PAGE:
So, I began to wonder about why churches have steeples and decided to do a bit of research. First of all, most steeples have 4 parts. The top is the Spire. Then comes the Lantern in which in days past (and maybe so today) would be lit at night. Then comes the Belfry where a steel or bronze bell was housed. Before we had modern technology a church bell was very important to the community. The church steeple was built tall enough so that the tolling of the bell could be heard over the houses as it floated far and wide. It let people know that the church service was about to start,  it alerted them to fires, a wedding or a funeral, and town meetings that met in the church in those days.  And, lastly, it could also be used to tell the time. I have realized that the steeple design sometimes dates the church. The newer churches don't have a belfry or a Lantern as a general rule. Just a spire. Some have a belfry but no bells. 

Sadly, the bells in the steeples are mostly a thing of the past. Due to steeple fires caused by lightning strikes, the bells were not put back in the newly constructed steeples. In  the town of Hellertown we have a church that peals out the time but also plays hymns on certain days of the week  and Christmas carols in December. Of course, the bell has been replaced with electronic equipment such as a Carillon, that digitally replicates the bell. My church no longer has a steeple after such a fire and the bell is mounted beside the church on a post.

A more modern approach to church design.

But, one thing that has not changed is what is atop the Spire. Although sometimes you will see a weathervane or some sort of finial, I much prefer to see a cross.

Moving on to  Center City Bethlehem

Since the lighting was decent and I was on a roll I drove the short distance to Main Street in Bethlehem, parked by the Moravian Book Store and walked around the city in search of churches with steeples. The Moravians settled Bethlehem when they arrived here in the 1700's. They were escaping religious persecution. We have to thank them for a very pretty community and a legacy of wonderful talents and craftsmenship that is still enjoyed and continues to flourish today.  For one thing we have the beautiful Moravian Star...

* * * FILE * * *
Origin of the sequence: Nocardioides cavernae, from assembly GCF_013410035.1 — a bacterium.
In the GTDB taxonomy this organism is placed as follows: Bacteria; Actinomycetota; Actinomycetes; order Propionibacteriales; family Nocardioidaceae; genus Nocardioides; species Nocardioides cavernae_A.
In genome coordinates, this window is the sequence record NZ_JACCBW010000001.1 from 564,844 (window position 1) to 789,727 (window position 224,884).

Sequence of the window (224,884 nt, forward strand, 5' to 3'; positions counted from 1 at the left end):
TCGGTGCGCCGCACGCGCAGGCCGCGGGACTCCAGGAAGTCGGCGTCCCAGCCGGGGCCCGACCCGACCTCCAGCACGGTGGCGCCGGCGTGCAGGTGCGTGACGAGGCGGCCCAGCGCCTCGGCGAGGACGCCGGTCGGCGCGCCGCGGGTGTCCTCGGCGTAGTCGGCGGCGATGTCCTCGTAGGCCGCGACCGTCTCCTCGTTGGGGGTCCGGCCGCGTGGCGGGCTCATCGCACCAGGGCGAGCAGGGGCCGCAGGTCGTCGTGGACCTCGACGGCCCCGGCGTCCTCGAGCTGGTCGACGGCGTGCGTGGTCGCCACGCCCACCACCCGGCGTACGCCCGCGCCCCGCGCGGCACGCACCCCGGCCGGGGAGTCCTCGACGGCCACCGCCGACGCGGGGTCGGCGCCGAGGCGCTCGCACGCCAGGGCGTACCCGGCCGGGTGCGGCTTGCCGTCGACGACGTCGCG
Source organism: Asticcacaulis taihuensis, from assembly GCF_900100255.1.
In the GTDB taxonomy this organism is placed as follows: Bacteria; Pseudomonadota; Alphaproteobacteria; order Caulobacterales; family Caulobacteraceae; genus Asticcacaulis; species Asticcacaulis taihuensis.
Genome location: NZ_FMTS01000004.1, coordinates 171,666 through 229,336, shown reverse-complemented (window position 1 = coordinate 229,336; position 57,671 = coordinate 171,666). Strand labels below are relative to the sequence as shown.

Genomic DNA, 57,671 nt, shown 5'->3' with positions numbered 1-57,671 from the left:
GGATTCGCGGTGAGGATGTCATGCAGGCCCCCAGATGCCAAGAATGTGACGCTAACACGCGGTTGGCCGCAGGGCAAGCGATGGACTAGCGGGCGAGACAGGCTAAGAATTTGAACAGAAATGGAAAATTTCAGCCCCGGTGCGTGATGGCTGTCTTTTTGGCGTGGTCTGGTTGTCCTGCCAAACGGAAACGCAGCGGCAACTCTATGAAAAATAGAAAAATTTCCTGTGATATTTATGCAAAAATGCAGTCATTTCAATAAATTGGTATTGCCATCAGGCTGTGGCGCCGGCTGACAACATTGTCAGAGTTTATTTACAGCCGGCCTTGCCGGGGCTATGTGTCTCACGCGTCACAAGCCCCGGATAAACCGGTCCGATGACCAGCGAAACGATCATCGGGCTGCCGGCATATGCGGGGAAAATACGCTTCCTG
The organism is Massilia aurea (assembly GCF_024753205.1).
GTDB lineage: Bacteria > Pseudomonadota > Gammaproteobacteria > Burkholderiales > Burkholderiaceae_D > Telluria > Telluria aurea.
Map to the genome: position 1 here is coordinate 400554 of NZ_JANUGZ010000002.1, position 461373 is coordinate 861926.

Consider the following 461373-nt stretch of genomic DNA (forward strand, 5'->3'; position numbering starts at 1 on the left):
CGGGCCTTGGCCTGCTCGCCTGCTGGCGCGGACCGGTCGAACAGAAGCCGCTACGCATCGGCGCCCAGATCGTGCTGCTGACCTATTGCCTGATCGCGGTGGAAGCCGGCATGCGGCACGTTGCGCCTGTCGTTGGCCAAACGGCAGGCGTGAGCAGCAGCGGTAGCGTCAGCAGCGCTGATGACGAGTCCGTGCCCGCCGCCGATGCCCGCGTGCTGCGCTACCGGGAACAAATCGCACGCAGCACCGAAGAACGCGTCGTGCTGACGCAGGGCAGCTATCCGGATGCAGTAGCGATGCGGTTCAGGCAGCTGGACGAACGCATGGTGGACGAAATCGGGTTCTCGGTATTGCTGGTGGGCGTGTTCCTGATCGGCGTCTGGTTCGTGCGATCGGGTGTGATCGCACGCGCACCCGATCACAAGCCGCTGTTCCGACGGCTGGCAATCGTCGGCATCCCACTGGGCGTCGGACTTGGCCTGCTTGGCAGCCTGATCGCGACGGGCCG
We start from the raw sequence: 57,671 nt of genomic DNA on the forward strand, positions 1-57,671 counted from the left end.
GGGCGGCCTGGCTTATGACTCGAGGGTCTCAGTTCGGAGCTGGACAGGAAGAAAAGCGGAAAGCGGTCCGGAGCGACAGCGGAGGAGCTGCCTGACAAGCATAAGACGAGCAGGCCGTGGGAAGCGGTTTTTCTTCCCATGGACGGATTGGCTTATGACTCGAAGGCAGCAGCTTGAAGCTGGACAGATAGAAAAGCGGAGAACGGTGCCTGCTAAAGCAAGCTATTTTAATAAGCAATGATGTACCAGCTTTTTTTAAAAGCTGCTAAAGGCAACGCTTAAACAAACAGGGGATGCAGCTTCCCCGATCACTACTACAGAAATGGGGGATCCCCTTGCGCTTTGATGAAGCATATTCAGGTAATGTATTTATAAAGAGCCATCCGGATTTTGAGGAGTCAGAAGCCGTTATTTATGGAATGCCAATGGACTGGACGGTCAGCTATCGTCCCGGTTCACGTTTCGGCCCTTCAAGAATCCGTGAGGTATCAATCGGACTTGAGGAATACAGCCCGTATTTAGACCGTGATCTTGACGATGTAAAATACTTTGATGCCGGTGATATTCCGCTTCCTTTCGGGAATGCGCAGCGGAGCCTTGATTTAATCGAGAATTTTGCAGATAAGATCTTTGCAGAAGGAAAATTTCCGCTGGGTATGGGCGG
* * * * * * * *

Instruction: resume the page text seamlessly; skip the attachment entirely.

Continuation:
And the Moravian Church....

which guessed it...a lovely steeple...

And we enjoy the Bach Choir which travels all over the world.

There are many other buildings to enjoy but I need to get back on track. I will devote another blog posting to those.
Up the street, I mean hill, I found another old church.

It's bell is no longer in the belfry.

It has a lovely steeple.

One more church and I promise that is it for steeples and churches.

I found this statement as I was reading up on Steeples and their significance:

 "We were admonished by Christ who said in John 12:32, 'And I, if I be lifted up from the earth (I) will draw all men unto me.' This scripture challenges us to lift the cross of Christ up to the world. When we see a steeple and cross atop a church, pointing gracefully toward heaven, the church is also lifting Christ up so that all men might be drawn to him and his Promise."

I think this quotation sums it all up quite nicely.

Early churches believed that the church could communicate the truth of the bible to the common (and often illiterate) folk with symbols. Hence, the stories portrayed  in  stained glass  and the steeple pointing heavenward.

Today church architecture has changed but the steeple remains, for the most part, in "vogue". They make the church look tall not squat. They point heavenward, they enhance the overall harmony of the building, and..."they house the lightning terminals attached to lightning cables to properly direct a lightning strike to the ground below." Earthquakes and lightning are not kind to church steeples.

Well, I lied. I have to get in this one last church. A little Episcopal church that had roses still blooming in November despite frosts that we had had. It is so adorable as is the parsonage beside it. It has a cross on the top, a bell, and I believe digital music  that rings out  across the city of Bethlehem on Sundays.


I leave you with a picture of one of the many roses  on the bushes at the front of the church. The beauty of it on a Fall day takes your breath away... as does the beauty that is all around us if we will just stop and LOOK.